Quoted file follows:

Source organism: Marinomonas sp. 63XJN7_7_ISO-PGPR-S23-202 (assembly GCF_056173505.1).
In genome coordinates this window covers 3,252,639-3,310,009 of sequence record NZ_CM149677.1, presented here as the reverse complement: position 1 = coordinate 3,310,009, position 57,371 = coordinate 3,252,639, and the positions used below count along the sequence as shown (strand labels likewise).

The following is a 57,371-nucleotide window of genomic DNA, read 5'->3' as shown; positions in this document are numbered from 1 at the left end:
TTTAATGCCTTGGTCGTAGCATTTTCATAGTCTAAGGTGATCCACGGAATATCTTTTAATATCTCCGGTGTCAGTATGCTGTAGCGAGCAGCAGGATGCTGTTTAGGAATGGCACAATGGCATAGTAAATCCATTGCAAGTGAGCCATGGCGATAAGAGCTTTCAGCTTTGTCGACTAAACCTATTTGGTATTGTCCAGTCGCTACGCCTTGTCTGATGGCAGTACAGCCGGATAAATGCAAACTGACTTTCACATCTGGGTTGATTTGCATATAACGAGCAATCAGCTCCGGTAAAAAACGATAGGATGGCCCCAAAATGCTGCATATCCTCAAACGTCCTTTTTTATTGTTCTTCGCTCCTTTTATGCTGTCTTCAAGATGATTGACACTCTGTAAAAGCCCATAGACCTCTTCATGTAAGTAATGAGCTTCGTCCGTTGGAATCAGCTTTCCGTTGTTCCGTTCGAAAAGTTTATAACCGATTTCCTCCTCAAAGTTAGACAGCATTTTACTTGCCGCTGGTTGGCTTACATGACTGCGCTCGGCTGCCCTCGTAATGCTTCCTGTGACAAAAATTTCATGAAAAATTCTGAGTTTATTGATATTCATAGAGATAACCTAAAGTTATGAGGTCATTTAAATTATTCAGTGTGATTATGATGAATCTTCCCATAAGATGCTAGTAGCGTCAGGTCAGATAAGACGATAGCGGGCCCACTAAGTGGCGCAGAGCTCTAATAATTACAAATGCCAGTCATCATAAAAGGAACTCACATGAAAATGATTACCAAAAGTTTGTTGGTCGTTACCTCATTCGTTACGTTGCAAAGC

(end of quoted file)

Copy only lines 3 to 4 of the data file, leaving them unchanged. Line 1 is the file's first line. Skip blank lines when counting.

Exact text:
The following is a 57,371-nucleotide window of genomic DNA, read 5'->3' as shown; positions in this document are numbered from 1 at the left end:
TTTAATGCCTTGGTCGTAGCATTTTCATAGTCTAAGGTGATCCACGGAATATCTTTTAATATCTCCGGTGTCAGTATGCTGTAGCGAGCAGCAGGATGCTGTTTAGGAATGGCACAATGGCATAGTAAATCCATTGCAAGTGAGCCATGGCGATAAGAGCTTTCAGCTTTGTCGACTAAACCTATTTGGTATTGTCCAGTCGCTACGCCTTGTCTGATGGCAGTACAGCCGGATAAATGCAAACTGACTTTCACATCTGGGTTGATTTGCATATAACGAGCAATCAGCTCCGGTAAAAAACGATAGGATGGCCCCAAAATGCTGCATATCCTCAAACGTCCTTTTTTATTGTTCTTCGCTCCTTTTATGCTGTCTTCAAGATGATTGACACTCTGTAAAAGCCCATAGACCTCTTCATGTAAGTAATGAGCTTCGTCCGTTGGAATCAGCTTTCCGTTGTTCCGTTCGAAAAGTTTATAACCGATTTCCTCCTCAAAGTTAGACAGCATTTTACTTGCCGCTGGTTGGCTTACATGACTGCGCTCGGCTGCCCTCGTAATGCTTCCTGTGACAAAAATTTCATGAAAAATTCTGAGTTTATTGATATTCATAGAGATAACCTAAAGTTATGAGGTCATTTAAATTATTCAGTGTGATTATGATGAATCTTCCCATAAGATGCTAGTAGCGTCAGGTCAGATAAGACGATAGCGGGCCCACTAAGTGGCGCAGAGCTCTAATAATTACAAATGCCAGTCATCATAAAAGGAACTCACATGAAAATGATTACCAAAAGTTTGTTGGTCGTTACCTCATTCGTTACGTTGCAAAGC